Necessity prevails as the dominant concept in realist theory. The necessity of preserving immediate security and survival while overlooking the search for international harmony, the necessity of identifying the unavoidable constrictions on political choice, and the necessity of not pushing the boundaries of political change. Realism has definitely cemented its place in the international relations of today.

However, the concept of Realism is one that is very much open to interpretation and is a concept that cannot be concisely defined. The primary example of realism in political history can be seen by analyzing the Cold War in 1947. The Cold War was the ideological conflict between the two world superpowers at the time, the USA and the USSR. Both powers were relentless in their pursuit of seizing and securing power and influence throughout the world.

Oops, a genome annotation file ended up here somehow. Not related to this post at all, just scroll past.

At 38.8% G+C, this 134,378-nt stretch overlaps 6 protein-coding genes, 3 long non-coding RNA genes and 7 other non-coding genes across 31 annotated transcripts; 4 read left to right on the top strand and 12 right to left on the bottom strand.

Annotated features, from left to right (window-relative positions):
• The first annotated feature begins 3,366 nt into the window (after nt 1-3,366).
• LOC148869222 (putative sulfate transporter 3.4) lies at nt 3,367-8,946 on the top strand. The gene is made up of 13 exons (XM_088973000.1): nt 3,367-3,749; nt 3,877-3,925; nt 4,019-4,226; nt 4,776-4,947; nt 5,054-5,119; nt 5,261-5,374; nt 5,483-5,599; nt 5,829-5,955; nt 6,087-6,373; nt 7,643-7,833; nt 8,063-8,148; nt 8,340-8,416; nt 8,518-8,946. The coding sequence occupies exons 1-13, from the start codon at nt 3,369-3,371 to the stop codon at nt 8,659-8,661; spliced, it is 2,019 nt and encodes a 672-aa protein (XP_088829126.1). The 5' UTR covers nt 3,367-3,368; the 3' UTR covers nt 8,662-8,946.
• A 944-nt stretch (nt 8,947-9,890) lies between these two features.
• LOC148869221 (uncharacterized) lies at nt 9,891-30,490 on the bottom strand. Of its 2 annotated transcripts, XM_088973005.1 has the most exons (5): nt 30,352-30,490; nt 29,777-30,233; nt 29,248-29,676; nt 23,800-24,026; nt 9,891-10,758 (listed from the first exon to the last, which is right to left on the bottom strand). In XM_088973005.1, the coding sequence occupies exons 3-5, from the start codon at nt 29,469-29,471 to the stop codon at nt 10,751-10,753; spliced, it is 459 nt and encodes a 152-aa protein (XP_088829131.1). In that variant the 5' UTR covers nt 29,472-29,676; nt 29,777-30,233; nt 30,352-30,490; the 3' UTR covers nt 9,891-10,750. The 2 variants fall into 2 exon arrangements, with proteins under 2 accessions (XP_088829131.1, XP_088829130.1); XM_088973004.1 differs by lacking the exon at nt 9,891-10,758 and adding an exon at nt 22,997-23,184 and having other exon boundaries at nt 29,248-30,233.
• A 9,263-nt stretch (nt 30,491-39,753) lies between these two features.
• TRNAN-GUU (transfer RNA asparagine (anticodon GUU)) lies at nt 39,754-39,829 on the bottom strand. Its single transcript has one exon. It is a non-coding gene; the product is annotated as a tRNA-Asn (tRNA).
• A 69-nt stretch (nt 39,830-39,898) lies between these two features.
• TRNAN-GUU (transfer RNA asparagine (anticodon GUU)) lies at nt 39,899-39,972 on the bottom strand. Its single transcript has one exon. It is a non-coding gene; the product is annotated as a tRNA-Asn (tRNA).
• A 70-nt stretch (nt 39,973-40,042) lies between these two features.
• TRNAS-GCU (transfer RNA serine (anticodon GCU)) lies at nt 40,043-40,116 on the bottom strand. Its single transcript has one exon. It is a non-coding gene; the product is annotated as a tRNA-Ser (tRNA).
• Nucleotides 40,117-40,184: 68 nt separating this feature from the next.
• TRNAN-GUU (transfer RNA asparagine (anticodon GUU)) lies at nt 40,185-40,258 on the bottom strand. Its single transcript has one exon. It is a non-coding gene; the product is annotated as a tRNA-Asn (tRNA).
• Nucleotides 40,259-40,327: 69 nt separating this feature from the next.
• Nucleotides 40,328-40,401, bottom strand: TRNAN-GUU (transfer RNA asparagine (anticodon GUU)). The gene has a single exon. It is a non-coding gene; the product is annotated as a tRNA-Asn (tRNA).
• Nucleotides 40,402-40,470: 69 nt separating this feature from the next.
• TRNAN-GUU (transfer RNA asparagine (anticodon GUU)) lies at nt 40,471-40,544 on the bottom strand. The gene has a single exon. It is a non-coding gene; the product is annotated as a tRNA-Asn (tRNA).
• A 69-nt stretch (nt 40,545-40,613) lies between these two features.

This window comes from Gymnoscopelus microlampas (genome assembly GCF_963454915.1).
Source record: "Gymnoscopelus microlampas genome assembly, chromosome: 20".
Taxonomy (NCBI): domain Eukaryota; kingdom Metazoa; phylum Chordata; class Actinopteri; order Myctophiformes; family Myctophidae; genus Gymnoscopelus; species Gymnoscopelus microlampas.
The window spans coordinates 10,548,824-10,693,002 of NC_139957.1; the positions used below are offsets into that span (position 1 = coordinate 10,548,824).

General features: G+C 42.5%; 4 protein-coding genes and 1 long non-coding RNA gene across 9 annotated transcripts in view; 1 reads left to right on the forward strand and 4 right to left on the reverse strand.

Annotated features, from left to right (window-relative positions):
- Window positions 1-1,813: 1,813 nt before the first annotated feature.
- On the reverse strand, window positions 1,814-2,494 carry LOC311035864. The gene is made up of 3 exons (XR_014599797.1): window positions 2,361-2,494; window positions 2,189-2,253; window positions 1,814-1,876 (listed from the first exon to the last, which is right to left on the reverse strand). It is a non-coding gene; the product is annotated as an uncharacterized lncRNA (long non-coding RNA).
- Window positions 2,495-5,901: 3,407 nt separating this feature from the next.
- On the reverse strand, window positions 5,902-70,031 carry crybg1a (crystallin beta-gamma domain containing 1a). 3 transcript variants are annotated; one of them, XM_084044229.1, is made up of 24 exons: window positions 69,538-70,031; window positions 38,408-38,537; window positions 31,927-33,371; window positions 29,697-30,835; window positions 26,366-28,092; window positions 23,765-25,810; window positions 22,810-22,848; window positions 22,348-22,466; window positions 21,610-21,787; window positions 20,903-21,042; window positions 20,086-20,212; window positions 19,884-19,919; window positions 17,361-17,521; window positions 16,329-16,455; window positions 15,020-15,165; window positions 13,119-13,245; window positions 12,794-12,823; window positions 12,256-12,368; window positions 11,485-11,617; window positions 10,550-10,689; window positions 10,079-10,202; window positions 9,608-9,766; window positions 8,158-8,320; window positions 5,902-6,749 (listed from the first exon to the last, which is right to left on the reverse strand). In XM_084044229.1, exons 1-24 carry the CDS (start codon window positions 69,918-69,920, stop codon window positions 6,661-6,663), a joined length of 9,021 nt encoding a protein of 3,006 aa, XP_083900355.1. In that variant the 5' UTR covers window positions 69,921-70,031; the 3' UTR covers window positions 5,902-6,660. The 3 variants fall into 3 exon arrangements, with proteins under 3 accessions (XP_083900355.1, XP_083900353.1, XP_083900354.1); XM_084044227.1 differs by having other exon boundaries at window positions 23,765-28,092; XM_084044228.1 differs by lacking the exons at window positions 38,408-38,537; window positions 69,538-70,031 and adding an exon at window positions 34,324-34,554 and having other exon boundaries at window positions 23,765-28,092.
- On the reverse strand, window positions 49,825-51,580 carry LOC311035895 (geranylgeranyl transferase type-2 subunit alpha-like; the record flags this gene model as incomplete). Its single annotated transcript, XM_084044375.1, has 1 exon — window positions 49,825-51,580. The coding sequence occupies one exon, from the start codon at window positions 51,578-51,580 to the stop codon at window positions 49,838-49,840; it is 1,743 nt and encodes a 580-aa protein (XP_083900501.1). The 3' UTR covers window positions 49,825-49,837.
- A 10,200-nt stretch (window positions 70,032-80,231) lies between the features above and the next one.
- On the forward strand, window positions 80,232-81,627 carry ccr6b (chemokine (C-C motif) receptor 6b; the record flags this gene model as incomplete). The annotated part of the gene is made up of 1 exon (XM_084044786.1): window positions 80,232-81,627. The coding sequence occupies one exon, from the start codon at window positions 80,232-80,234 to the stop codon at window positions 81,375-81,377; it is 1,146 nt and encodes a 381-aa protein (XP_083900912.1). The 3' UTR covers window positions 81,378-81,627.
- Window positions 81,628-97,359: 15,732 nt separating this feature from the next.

It was the sheer strength and dominance of both the USA and USSR that resulted in a shift in world power and therefore the continual ideological conflict between capitalism and communism which divided the world. However, the post Cold War is very much different and the concept of realism is no longer a dominant theory in International Relations. Realism is an anarchical theory, and it is held that under anarchy, survival of the state cannot be guaranteed (Baylis and Smith, 2001:143). On the other hand the concept of Idealism, presents more of an optimistic view on world politics.

Referring to great thinkers like Immanuel Kant and his thoughts on perpetual peace, modern Idealism highlights the necessity for cooperation, rationality, morality and non-state actors in order to bring about the fundamental pre requisites for the onset of peaceful and cooperative international relations (Owen, 2000:34). Idealist theories emphasize the positive impact that economic liberalism has on world politics as the generation of wealth through free trade with less national boundaries stimulates economic growth and promotes harmonious relations.